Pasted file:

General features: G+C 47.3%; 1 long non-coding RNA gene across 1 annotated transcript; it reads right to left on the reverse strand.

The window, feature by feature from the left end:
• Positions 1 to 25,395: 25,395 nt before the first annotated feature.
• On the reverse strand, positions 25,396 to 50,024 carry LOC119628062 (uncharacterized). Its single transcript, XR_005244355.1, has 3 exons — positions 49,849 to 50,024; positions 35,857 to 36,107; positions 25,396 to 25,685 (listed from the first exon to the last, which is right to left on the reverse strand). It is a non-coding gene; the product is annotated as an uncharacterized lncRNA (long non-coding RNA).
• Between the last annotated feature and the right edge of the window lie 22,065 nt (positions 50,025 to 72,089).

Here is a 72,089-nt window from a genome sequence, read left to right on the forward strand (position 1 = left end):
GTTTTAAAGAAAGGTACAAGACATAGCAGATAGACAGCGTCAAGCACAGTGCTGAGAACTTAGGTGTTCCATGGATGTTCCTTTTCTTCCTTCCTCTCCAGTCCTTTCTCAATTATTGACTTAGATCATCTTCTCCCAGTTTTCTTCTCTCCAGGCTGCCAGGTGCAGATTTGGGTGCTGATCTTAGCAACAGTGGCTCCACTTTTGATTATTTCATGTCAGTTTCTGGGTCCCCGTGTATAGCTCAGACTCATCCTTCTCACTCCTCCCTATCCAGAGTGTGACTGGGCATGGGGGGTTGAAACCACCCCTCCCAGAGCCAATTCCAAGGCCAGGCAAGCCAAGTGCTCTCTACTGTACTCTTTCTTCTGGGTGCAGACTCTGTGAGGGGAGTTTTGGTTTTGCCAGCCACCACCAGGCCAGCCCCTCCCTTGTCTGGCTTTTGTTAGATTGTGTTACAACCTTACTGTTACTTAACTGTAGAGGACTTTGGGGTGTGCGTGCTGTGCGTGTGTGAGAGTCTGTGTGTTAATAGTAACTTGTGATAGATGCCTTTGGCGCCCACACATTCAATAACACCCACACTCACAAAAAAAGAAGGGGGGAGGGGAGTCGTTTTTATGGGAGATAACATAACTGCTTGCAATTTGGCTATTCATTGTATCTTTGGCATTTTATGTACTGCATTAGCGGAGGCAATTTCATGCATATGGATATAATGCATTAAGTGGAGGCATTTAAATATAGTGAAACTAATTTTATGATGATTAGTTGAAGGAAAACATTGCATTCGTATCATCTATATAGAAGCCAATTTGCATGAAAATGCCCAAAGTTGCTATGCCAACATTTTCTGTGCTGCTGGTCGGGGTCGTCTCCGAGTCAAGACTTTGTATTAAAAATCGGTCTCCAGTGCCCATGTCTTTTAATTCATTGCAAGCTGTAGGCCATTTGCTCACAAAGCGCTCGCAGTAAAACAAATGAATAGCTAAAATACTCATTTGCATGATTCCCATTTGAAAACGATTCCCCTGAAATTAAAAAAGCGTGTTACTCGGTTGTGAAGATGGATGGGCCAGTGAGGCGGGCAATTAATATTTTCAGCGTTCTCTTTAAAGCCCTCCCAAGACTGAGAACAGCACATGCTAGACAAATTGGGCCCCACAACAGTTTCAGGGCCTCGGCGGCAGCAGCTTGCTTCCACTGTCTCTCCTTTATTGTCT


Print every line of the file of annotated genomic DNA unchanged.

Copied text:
General features: G+C 47.3%; 1 long non-coding RNA gene across 1 annotated transcript; it reads right to left on the reverse strand.

The window, feature by feature from the left end:
• Positions 1 to 25,395: 25,395 nt before the first annotated feature.
• On the reverse strand, positions 25,396 to 50,024 carry LOC119628062 (uncharacterized). Its single transcript, XR_005244355.1, has 3 exons — positions 49,849 to 50,024; positions 35,857 to 36,107; positions 25,396 to 25,685 (listed from the first exon to the last, which is right to left on the reverse strand). It is a non-coding gene; the product is annotated as an uncharacterized lncRNA (long non-coding RNA).
• Between the last annotated feature and the right edge of the window lie 22,065 nt (positions 50,025 to 72,089).

Here is a 72,089-nt window from a genome sequence, read left to right on the forward strand (position 1 = left end):
GTTTTAAAGAAAGGTACAAGACATAGCAGATAGACAGCGTCAAGCACAGTGCTGAGAACTTAGGTGTTCCATGGATGTTCCTTTTCTTCCTTCCTCTCCAGTCCTTTCTCAATTATTGACTTAGATCATCTTCTCCCAGTTTTCTTCTCTCCAGGCTGCCAGGTGCAGATTTGGGTGCTGATCTTAGCAACAGTGGCTCCACTTTTGATTATTTCATGTCAGTTTCTGGGTCCCCGTGTATAGCTCAGACTCATCCTTCTCACTCCTCCCTATCCAGAGTGTGACTGGGCATGGGGGGTTGAAACCACCCCTCCCAGAGCCAATTCCAAGGCCAGGCAAGCCAAGTGCTCTCTACTGTACTCTTTCTTCTGGGTGCAGACTCTGTGAGGGGAGTTTTGGTTTTGCCAGCCACCACCAGGCCAGCCCCTCCCTTGTCTGGCTTTTGTTAGATTGTGTTACAACCTTACTGTTACTTAACTGTAGAGGACTTTGGGGTGTGCGTGCTGTGCGTGTGTGAGAGTCTGTGTGTTAATAGTAACTTGTGATAGATGCCTTTGGCGCCCACACATTCAATAACACCCACACTCACAAAAAAAGAAGGGGGGAGGGGAGTCGTTTTTATGGGAGATAACATAACTGCTTGCAATTTGGCTATTCATTGTATCTTTGGCATTTTATGTACTGCATTAGCGGAGGCAATTTCATGCATATGGATATAATGCATTAAGTGGAGGCATTTAAATATAGTGAAACTAATTTTATGATGATTAGTTGAAGGAAAACATTGCATTCGTATCATCTATATAGAAGCCAATTTGCATGAAAATGCCCAAAGTTGCTATGCCAACATTTTCTGTGCTGCTGGTCGGGGTCGTCTCCGAGTCAAGACTTTGTATTAAAAATCGGTCTCCAGTGCCCATGTCTTTTAATTCATTGCAAGCTGTAGGCCATTTGCTCACAAAGCGCTCGCAGTAAAACAAATGAATAGCTAAAATACTCATTTGCATGATTCCCATTTGAAAACGATTCCCCTGAAATTAAAAAAGCGTGTTACTCGGTTGTGAAGATGGATGGGCCAGTGAGGCGGGCAATTAATATTTTCAGCGTTCTCTTTAAAGCCCTCCCAAGACTGAGAACAGCACATGCTAGACAAATTGGGCCCCACAACAGTTTCAGGGCCTCGGCGGCAGCAGCTTGCTTCCACTGTCTCTCCTTTATTGTCT